Every person does have their own “muse,” a source of inspiration and encouragement, and so is the thought that Pasig City is an ideal city in the whole archipelago.


The seal also have the representation of Pasig River, at both sides of Mutya, connecting two larger bodies of water, the Laguna de Bay and Manila Bay, as well as the representation of industrial growth and development and last but not the least, the symbol of Catholic faith and tradition, the Immaculate Concepcion Cathedral built in 1572.


Paz Sigueme (Paz at Igme)


Let’s burst out your bubble! The very famous story from Pasig City is not really about a man named Igme, but rather Virgilio and Paz, revealed in the book, Kasaysayan ng Kamaynilaan published by Manila Metropolitan Commission. Shocking right?


One night, there were young lovers named Paz, a local maiden, and Virgilio, a Spanish gentleman. They decided to ride a boat through the river, which was still unnamed at that time.


Virgilio paddled while Paz sat on the boat. The cool breeze and the calm river gave it a picture of perfect calm that would give us nostalgic memories of teenage romantic movies.

As the boat waded through the waters, Paz saw a beautiful flower floating and reached out to get it but was unable to get it. Romantic as he is, Virgilio tried to get it for her but lost his balance and fell into the river.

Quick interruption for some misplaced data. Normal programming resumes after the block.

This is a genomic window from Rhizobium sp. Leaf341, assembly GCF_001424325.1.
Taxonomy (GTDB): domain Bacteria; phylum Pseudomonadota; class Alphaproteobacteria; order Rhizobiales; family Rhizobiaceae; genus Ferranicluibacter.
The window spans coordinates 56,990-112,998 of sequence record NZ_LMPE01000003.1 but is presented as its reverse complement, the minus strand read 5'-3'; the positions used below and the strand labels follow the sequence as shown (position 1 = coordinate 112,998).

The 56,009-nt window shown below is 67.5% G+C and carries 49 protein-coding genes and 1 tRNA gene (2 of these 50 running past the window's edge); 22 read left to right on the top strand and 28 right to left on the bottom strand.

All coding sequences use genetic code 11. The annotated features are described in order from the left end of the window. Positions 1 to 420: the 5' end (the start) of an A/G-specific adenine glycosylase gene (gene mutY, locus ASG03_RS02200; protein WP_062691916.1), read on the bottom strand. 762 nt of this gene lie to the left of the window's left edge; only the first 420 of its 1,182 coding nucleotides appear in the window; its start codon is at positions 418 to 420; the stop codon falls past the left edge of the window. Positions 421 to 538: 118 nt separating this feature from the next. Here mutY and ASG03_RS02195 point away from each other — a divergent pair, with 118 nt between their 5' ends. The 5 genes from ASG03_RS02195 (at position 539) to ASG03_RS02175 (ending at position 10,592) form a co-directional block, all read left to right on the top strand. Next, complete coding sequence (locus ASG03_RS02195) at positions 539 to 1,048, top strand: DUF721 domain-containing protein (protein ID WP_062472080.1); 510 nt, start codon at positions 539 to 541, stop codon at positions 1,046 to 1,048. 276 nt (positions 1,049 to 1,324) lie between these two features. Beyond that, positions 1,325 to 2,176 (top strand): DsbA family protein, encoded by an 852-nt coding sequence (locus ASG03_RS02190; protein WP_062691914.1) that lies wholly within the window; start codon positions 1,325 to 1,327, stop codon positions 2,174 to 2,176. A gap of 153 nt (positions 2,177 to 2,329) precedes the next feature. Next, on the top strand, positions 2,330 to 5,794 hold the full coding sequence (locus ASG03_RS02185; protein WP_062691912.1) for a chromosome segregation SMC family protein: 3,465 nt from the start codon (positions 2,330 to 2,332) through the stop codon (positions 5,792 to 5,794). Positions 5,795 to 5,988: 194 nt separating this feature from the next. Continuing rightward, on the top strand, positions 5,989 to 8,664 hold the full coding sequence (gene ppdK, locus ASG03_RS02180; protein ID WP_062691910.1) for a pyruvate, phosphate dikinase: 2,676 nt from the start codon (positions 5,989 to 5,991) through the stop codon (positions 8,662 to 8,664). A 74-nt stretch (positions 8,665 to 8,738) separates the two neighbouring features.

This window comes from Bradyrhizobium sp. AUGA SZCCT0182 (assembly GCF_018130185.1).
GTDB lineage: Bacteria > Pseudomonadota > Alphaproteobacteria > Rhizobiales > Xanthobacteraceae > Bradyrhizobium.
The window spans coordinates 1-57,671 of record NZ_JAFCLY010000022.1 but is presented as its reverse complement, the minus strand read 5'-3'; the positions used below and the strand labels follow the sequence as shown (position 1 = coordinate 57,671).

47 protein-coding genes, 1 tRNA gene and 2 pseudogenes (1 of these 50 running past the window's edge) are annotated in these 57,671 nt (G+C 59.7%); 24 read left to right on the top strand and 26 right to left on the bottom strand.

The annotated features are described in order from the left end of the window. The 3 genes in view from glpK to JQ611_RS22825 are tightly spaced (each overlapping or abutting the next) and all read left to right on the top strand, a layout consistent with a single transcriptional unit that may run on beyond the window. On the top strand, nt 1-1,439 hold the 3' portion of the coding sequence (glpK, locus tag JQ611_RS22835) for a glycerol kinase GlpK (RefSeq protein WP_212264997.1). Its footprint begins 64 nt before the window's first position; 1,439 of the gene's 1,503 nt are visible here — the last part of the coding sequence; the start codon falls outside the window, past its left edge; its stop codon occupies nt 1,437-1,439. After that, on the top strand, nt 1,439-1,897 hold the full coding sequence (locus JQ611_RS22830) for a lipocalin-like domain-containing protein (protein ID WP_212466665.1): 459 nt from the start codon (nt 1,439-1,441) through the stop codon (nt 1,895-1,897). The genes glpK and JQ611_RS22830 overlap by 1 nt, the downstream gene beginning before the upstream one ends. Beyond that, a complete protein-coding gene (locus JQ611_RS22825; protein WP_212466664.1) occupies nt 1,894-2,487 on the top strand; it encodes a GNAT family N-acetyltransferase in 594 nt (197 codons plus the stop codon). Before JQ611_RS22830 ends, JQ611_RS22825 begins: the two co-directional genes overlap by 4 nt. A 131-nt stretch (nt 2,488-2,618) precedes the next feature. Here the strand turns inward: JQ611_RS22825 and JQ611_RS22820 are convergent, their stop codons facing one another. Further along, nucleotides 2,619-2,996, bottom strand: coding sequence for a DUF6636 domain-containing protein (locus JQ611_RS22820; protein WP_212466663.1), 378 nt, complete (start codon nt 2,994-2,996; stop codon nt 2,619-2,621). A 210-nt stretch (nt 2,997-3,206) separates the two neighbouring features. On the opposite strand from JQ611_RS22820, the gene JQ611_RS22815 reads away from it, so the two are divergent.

Unfortunately for Virgilio, he never learned how to swim and he just kept shouting “Paz, sigue me” which means, “Paz, come with me” while in other translations, it is interpreted as “Paz, rescue me” or “Paz, follow me”. It could be a “till do death do us apart” story but Paz didn’t come for he already drowned in the water leaving the words that lingered to those who’ve witnessed the tragedy, and those who’ve got to know about the story until now, “Paz, sig..”, which is believed to be the root word of the current name of our city, Pasig.


It was believed that the word Pasig came from the Sanskrit term “Passis” or sand and refers to a community living near sandy riverbank. On the other hand, others claimed that it came from the word “mabagsik” that describes the flow of the river, mostly by Chinese living in Binondo. Later on it became, “Pasik” to its name today, Pasig.


The Pasig River has been there even before the Philippines became a nation. It has been a witness to history itself; silently observing the changing shorelines as the wind whispers long lost lovers. From clean, pristine waters to the muddy brown it has become, it has remains and will always be that free-flowing water than will symbolize how times have changed.

Perhaps, you can even still hear its plea to be saved.


“Paz, sigue me.”